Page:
In 1937, Plomer succeeded Edward Garnett as chief reader and literary advisor for Jonathan Cape, a position he would hold until 1940, returning in 1946 to work part-time until his death. For Cape, he recommended publishing Derek Walcott’s first book, In a Green Night: Poems 1948-1960, and, most famously, advised rejecting Malcolm Lowry’s Under the Volcano. His reader’s report on Lowry’s novel caused Lowry to write a 15,000-word letter in the book’s defense. Cape disregarded Plomer and published the novel.
In 1926, a teenage Ian Fleming wrote to Plomer with praise of Turbott Wolfe, and when Plomer arrived in England, he and Fleming eventually met and became friends. At lunch in May 1952, Fleming shyly revealed that he had written a thriller, which he let Plomer read. Plomer enjoyed it and thought it would sell well; he and another reader worked to convince editors and a skeptical Jonathan Cape himself to publish the first James Bond novel, Casino Royale, which they did. Cape himself reportedly “never read another of Fleming’s books”, but “he published them all, and their unparalleled success made a great deal of money for both Cape and Fleming” (Alexander 287). Fleming’s seventh Bond novel, Goldfinger, is dedicated “To my gentle reader, William Plomer”.
Late in life, Plomer was asked to collaborate with the artist Alan Aldridge on a book of children’s verse, and the two created The Butterfly Ball and the Grasshopper’s Feast, which sold well and went on to win the 1973 Whitbread Award. The award was posthumous, however, for heart problems led to Plomer’s death on 20 September 1973. He died in the arms of his companion of almost thirty years, Charles Erdmann.
While The Case Is Altered is the novel that first provided Plomer with financial success, it is Turbott Wolfe that has most held the attention of later generations, particularly through its championing by Nadine Gordimer, who often spoke of the book, and provided an introduction for recent editions.
Bibliography and Selected Further Reading
Archives of Jonathan Cape, Ltd. U of Reading. https://www.reading.ac.uk/special-collections/collections/sc-cape.aspx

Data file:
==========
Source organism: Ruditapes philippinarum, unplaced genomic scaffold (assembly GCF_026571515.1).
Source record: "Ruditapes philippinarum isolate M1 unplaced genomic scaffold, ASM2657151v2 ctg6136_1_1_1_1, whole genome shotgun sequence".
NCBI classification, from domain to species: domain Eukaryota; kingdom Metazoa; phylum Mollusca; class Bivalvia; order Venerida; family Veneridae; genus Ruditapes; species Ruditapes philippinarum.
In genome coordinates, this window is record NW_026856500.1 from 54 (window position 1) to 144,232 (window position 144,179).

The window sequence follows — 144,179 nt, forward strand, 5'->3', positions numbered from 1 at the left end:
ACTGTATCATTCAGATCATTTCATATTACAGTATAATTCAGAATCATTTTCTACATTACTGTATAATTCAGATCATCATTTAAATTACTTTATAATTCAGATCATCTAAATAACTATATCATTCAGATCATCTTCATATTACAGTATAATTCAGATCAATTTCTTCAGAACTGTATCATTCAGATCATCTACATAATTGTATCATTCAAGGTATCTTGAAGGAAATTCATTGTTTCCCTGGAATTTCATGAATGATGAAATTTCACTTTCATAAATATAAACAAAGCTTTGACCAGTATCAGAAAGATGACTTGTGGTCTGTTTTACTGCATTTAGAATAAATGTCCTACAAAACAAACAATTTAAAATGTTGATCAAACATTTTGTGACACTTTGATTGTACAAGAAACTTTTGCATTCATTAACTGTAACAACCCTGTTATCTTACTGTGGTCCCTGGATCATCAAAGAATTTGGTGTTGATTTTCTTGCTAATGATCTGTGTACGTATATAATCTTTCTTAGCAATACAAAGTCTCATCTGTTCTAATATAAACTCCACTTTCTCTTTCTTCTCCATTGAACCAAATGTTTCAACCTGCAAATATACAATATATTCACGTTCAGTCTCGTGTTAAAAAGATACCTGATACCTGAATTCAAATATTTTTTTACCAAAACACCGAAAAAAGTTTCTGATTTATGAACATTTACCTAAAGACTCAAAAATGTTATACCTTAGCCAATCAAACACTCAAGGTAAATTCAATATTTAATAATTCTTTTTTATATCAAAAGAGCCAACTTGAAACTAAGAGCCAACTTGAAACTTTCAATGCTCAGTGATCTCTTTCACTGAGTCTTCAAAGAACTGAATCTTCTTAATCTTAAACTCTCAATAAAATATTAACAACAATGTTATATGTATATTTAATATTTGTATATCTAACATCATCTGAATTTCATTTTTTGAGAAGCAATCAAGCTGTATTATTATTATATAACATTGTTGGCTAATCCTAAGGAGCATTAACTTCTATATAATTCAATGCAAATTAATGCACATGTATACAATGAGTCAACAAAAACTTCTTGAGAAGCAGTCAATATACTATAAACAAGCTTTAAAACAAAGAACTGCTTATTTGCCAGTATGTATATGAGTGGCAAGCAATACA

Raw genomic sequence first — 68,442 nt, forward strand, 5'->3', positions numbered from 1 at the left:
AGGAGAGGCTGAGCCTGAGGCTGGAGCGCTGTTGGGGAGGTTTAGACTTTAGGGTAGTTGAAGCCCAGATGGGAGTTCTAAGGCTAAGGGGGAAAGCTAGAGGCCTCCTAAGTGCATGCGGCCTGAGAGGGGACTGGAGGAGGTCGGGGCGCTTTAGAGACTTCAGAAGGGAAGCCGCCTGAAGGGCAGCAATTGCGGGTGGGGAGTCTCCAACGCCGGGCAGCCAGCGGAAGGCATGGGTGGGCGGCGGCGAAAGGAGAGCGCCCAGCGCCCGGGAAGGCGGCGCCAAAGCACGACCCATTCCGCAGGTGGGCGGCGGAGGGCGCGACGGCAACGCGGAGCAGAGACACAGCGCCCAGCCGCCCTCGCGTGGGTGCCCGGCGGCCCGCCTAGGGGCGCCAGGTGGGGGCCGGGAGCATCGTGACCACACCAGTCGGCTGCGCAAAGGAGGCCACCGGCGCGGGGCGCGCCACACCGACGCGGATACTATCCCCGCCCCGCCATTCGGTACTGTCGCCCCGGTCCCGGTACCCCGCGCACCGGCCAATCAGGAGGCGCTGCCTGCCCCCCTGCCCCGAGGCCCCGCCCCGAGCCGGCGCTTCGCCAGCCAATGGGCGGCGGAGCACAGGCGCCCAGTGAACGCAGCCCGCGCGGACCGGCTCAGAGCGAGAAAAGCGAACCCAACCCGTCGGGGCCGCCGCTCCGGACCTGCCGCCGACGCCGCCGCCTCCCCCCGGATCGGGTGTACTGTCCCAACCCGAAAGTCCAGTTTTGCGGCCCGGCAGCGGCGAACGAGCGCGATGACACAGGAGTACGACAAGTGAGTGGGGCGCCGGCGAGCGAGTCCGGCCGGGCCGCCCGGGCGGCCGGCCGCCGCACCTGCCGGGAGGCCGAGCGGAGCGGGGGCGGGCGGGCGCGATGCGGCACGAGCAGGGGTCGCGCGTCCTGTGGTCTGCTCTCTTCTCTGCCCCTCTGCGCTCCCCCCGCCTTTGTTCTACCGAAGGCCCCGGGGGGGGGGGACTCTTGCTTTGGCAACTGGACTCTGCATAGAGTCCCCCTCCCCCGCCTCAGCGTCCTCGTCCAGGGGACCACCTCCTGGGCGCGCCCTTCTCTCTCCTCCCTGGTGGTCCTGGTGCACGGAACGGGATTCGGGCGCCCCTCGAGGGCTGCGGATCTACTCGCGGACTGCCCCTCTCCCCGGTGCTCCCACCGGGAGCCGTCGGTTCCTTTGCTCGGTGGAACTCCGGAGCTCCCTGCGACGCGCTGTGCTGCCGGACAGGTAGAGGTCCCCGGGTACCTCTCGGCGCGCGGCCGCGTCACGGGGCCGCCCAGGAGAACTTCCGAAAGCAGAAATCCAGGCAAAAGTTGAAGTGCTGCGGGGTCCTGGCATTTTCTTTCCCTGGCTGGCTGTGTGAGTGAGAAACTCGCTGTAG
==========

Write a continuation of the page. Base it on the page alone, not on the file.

Plomer Collection. Durham U Library Special Collections. http://reed.dur.ac.uk/xtf/view?docId=ark/32150_s1f1881k91f.xml#p1
William Plomer Collection. Harry Ransom Center, U of Texas at Austin. http://norman.hrc.utexas.edu/fasearch/findingAid.cfm?eadid=00649
William Plomer Collection of Papers: 1921-1973. Berg Collection, NYPL. http://archives.nypl.org/brg/19257
Alexander, Peter. William Plomer: A Biography. Oxford UP, 1989.
Doyle, John Robert. William Plomer. Twayne, 1969.
Finch, Jason. “Addressivity and Literary History: The Case of William Plomer.” Literary Community-Making: The Dialogicality of English Texts from the Seventeen Century to the Present, edited by Roger D. Sell, John Benjamins Pub. Company, 2012, pp. 161–184.
Forster, E. M. Selected Letters of E.M. Forster, Volume Two: 1921-1970. Edited by Mary Lago and P. N. Furbank, Belknap P of Harvard UP, 1985.
Georganta, Konstantina. “‘And so to Athens’: William Plomer in ‘The Land of Love.’” Journal of Modern Greek Studies, vol. 28, no. 1, 2010, pp. 49–71.
Gray, Stephen. “Alias Robert Pagan: William Plomer and the Promotion of South African Writing.” English in Africa, vol. 38, no. 3, 2011, pp. 59–70.
Hallett, Robin. “The Importance of ‘Voorslag’: Roy Campbell, William Plomer, and the Development of South African Literature.” Theoria: A Journal of Social and Political Theory, no. 50, 1978, pp. 29–39.
Low, Gail. “William Plomer Reading: The Publisher’s Reader at Jonathan Cape.” Postcolonial Audiences: Readers, Viewers and Reception, edited by Bethan Benwell et al., Routledge, 2012, pp. 86–98.
MacKay, Neilson. “The Many Masks of William Plomer.” The New Criterion, Nov. 2016. https://www.newcriterion.com/issues/2016/11/the-many-masks-of-william-plomer
Paton, Alan. “William Plomer, Soul Of Reticence.” Theoria: A Journal of Social and Political Theory, no. 46, May 1976, pp. 1–15.
Willis, J. H. Leonard and Virginia Woolf as Publishers: The Hogarth Press, 1917-41. UP of Virginia, 1992.
Wilson, Nicola. “Virginia Woolf, Hugh Walpole, the Hogarth Press, and the Book Society.” ELH, vol. 79, no. 1, Mar. 2012, pp. 237–260.
Woolmer, J. Howard. A Checklist of the Hogarth Press, 1917-1946. 2nd ed. Oak Knoll P, 1986.
Young, John K. “William Plomer, Transnational Modernism and the Hogarth Press.” Leonard and Virginia Woolf, the Hogarth Press and the Networks of Modernism, edited by Helen Southworth, Edinburgh UP, 2010, pp. 128–149.